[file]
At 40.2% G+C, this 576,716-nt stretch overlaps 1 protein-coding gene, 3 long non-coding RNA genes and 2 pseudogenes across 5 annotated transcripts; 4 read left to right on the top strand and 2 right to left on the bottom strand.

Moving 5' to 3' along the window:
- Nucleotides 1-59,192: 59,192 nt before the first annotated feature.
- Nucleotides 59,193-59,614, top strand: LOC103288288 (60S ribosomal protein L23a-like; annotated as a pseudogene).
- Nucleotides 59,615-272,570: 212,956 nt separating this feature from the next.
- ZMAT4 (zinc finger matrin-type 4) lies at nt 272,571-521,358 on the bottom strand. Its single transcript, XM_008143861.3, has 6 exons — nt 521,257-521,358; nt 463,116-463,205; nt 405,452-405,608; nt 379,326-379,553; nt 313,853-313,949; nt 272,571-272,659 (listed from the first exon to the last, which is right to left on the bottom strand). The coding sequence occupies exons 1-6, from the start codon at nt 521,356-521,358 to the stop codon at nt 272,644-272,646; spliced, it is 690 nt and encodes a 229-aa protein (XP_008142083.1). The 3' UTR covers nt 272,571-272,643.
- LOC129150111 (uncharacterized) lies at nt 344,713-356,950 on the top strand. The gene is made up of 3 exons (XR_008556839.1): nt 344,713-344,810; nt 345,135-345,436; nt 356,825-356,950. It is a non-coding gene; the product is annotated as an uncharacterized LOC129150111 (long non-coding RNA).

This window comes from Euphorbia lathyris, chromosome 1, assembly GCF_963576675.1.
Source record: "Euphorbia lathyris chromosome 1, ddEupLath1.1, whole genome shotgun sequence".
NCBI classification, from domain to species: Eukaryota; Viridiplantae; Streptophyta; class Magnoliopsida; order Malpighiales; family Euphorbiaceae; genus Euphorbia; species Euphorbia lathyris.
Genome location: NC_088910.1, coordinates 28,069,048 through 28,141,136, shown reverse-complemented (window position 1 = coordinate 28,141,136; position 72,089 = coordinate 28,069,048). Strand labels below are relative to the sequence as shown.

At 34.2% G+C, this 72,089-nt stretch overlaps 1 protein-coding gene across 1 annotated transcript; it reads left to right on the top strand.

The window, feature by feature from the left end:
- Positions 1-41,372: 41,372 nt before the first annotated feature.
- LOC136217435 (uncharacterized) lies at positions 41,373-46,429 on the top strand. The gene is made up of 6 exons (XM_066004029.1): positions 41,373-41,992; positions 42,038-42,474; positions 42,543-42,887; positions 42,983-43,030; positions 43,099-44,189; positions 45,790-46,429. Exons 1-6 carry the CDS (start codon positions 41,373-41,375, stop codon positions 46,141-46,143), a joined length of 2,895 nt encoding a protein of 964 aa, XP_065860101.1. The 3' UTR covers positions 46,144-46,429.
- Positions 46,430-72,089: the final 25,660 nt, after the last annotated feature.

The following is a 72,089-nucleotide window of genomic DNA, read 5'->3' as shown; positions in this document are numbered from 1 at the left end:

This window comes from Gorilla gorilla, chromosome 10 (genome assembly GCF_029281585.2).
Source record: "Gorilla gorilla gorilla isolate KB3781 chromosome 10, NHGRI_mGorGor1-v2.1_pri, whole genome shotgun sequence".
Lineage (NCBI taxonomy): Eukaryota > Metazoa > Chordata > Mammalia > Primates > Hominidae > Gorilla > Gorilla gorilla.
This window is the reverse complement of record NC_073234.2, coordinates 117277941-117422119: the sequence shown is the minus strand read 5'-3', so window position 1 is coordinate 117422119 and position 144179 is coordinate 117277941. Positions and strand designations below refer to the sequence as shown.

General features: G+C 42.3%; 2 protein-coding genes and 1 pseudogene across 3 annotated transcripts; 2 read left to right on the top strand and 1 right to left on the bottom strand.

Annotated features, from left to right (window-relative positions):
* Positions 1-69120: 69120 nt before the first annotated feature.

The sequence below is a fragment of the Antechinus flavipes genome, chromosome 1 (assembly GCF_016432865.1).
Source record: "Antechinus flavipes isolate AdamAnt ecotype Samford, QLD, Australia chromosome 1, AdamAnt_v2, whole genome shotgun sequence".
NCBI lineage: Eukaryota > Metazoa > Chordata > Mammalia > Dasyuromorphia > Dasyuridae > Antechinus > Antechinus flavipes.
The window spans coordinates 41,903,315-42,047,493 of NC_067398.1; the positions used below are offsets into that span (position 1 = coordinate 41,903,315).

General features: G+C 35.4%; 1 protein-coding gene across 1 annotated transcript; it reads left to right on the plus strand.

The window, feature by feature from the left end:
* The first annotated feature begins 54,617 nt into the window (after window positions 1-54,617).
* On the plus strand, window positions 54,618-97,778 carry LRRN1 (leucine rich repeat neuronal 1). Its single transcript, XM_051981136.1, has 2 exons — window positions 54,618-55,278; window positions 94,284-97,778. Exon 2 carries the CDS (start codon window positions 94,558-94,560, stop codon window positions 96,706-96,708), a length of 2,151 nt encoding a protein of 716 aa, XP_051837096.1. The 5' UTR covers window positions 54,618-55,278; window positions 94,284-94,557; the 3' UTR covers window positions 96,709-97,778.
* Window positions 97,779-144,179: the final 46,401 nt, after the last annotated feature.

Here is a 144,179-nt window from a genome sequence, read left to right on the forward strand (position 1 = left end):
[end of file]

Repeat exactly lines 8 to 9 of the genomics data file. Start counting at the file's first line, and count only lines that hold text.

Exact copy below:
This window comes from Euphorbia lathyris, chromosome 1, assembly GCF_963576675.1.
Source record: "Euphorbia lathyris chromosome 1, ddEupLath1.1, whole genome shotgun sequence".